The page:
Mark Waid is, by far, one of my favorite writers no matter what title he might be associated with. From everything to Archie comics to Marvel’s own Champions, whatever he was writing I was sure to check out. I hadn’t been in the loop lately, so seeing him on the newest run of Invisible Woman absolutely made my day. From its opening pages, there’s that lovely little balance between character narrative and actual internal dialogue that he manages so beautifully. His thoughts become Sue’s thoughts. His words, her own. Her scruples, principles, and need to somewhat find her footing again become rooted so deeply in the way that he writes her that he also becomes a part of Sue Storm Richards.
Something about Mattia de Iulis’ art also seems so integral to the title as well. There are times during Sue’s recollection of her previous missions with her team; interactions with her family, that her face sometimes becomes blurred. Hard to see. As if she’s a part of something but also somehow losing a slight bit of herself. I’m not sure if this is intentional, but it seemed like a rather poignant thing to bring up whilst wandering through these older bits of memory. In a way, it’s a metaphor for how we slightly lose bits of ourselves in our past. Even within our memory, we become disconnected with what we’re recalling. It fits itself into the desire that Sue carries deep within her heart pretty well. Otherwise, the colors are crisp and beautiful. Storm’s face carved with years that have hollowed her cheeks out just a tiny bit more, made her more of a woman than a girl like she was previously.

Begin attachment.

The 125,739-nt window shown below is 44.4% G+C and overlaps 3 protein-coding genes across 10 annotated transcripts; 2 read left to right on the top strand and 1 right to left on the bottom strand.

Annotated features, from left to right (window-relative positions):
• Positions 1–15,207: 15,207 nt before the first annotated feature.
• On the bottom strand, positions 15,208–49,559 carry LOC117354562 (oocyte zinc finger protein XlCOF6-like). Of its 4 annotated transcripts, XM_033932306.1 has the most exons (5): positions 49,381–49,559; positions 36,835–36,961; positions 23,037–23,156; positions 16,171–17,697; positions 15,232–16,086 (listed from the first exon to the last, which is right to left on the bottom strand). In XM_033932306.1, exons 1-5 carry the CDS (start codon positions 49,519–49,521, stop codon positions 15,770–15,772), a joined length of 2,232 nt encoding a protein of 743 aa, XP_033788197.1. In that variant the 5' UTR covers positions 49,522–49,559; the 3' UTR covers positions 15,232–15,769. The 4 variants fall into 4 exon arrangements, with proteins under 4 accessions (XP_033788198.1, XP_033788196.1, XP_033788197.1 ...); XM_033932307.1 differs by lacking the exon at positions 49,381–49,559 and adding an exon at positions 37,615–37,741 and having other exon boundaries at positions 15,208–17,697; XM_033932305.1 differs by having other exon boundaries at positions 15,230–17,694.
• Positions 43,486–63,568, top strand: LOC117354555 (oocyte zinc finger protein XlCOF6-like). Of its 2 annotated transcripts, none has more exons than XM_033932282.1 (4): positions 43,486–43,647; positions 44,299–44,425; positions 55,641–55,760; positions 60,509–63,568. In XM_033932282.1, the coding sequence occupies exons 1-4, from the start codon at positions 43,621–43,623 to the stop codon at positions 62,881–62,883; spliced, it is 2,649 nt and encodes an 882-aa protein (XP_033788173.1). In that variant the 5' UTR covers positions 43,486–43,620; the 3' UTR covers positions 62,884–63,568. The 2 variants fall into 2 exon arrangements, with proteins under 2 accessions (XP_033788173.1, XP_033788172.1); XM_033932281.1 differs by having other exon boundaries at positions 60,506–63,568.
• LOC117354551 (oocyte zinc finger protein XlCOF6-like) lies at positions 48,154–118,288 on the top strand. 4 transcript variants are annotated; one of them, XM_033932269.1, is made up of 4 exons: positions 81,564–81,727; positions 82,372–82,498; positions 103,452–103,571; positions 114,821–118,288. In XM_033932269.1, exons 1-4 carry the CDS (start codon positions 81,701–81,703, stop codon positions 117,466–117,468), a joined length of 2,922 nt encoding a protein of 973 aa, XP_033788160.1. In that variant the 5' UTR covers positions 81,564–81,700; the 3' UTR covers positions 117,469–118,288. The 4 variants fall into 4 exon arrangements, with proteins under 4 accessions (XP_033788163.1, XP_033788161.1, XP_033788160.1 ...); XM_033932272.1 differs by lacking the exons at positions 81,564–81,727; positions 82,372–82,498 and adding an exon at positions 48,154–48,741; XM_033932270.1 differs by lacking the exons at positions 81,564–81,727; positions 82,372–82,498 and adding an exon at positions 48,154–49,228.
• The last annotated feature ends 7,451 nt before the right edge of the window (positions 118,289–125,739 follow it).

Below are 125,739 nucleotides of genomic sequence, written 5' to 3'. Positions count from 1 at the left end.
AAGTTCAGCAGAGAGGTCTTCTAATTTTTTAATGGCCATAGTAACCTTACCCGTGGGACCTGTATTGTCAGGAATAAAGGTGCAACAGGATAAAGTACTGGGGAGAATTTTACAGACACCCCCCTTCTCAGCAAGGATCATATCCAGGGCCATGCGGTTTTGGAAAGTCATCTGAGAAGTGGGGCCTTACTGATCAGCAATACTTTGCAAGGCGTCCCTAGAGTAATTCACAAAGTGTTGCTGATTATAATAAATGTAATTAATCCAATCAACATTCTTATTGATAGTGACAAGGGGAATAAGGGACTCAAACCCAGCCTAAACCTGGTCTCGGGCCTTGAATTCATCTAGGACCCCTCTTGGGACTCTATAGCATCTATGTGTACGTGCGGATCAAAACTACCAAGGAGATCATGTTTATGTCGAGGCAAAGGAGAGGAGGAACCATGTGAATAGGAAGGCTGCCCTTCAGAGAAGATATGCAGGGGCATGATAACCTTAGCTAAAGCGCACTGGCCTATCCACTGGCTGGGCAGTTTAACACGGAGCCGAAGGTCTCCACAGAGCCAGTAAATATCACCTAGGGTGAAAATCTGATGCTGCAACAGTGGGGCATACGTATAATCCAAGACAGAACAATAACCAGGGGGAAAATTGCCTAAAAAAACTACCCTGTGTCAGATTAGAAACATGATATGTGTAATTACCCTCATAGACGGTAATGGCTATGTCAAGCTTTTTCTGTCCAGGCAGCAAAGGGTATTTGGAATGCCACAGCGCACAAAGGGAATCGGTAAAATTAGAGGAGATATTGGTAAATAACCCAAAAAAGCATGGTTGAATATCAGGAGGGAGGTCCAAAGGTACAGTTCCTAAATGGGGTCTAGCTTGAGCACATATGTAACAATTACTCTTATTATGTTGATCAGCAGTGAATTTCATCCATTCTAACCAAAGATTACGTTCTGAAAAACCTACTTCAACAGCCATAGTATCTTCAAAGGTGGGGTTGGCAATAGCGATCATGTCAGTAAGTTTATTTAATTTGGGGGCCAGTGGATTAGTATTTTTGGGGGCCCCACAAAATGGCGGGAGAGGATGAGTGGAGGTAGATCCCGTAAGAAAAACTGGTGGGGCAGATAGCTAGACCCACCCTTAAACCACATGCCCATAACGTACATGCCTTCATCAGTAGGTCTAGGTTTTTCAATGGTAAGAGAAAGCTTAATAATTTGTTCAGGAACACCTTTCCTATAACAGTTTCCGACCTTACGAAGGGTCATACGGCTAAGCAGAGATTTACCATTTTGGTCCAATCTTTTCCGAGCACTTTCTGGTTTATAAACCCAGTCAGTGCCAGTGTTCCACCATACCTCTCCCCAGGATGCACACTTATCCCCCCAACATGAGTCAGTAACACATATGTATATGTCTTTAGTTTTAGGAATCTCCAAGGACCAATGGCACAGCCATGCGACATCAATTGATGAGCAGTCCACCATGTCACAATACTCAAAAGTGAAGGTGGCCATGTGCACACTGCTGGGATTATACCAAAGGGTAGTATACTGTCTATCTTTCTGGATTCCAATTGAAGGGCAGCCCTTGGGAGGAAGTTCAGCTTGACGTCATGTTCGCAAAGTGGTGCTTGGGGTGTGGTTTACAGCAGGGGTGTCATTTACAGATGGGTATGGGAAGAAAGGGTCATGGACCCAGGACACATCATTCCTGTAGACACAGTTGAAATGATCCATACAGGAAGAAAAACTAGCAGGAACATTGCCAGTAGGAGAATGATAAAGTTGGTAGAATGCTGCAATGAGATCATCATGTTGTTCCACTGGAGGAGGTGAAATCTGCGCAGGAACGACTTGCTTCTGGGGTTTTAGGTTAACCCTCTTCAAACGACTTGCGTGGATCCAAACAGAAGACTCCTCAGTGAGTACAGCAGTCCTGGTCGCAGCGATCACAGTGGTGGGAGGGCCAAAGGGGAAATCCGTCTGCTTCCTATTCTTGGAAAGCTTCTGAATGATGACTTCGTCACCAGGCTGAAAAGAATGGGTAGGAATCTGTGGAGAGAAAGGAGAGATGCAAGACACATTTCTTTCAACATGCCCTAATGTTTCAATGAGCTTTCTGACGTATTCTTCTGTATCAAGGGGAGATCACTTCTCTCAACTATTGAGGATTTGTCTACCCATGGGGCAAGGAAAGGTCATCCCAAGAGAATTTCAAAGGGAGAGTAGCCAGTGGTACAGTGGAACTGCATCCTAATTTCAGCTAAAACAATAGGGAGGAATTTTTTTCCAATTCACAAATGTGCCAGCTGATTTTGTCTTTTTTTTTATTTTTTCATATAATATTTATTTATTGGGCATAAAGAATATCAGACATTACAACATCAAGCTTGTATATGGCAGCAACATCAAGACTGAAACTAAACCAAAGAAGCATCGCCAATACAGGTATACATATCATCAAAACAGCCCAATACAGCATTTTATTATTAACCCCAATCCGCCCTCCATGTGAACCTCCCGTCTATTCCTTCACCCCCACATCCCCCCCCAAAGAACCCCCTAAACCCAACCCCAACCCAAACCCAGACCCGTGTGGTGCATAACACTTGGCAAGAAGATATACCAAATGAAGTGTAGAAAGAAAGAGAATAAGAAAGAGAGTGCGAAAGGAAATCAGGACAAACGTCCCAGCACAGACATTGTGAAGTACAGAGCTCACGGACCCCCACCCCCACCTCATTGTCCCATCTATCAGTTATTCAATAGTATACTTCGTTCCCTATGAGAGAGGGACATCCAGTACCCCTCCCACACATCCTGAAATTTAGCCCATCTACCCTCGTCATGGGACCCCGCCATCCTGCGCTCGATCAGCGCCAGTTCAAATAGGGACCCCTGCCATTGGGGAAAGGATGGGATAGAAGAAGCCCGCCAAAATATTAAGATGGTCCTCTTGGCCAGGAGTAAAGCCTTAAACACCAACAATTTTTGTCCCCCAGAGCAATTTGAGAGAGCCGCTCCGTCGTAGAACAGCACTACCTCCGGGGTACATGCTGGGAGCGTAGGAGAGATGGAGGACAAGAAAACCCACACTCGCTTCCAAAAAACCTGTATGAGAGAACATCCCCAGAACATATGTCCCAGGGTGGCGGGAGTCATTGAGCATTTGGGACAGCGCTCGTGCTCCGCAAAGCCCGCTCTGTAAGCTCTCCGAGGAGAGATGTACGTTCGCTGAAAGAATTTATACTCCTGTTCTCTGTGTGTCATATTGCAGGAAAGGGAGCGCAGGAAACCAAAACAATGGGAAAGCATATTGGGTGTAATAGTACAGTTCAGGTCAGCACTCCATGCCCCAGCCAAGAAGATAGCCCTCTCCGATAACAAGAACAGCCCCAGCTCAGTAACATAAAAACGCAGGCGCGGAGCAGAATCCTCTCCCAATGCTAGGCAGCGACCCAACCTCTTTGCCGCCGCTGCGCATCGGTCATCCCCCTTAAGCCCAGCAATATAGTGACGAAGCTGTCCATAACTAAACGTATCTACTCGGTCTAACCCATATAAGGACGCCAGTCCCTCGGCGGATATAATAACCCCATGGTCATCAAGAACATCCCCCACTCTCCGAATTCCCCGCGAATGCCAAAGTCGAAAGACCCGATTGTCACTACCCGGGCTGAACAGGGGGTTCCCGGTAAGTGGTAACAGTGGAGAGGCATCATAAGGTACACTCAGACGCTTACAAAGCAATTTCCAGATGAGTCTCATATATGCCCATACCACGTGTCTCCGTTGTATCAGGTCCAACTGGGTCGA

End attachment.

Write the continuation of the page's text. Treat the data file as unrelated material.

Funnily enough, it’s only after her reminiscing that her face manages to become crystal clear again. Perhaps this is because of a conscious awareness that things are changing around her, or perhaps because information about a previous partner who once saved her life calls for her to take action that might grant her the ability to either remind herself of who she is or redefine the woman that she’s become. The best part of this issue is the fact that one of my other favorite strong female characters manages to pop up and make an appearance. This character is often associated with feminism. In fact, some of her older writing has had little self inserts into situations where she has actively spoken out for oppressed women. Her own self title is also full of some of the same themes.
I really sincerely enjoyed this 4 out of 5 star issue. I look forward to more of the eloquence that Waid gifts Sue. I look forward to her journey back to herself and, let’s be honest, hope to see more of Adam Hughes’ beautiful art gracing the cover.
(W) Mark Waid (A) Mattia De Iulis (CA) Stephanie Hans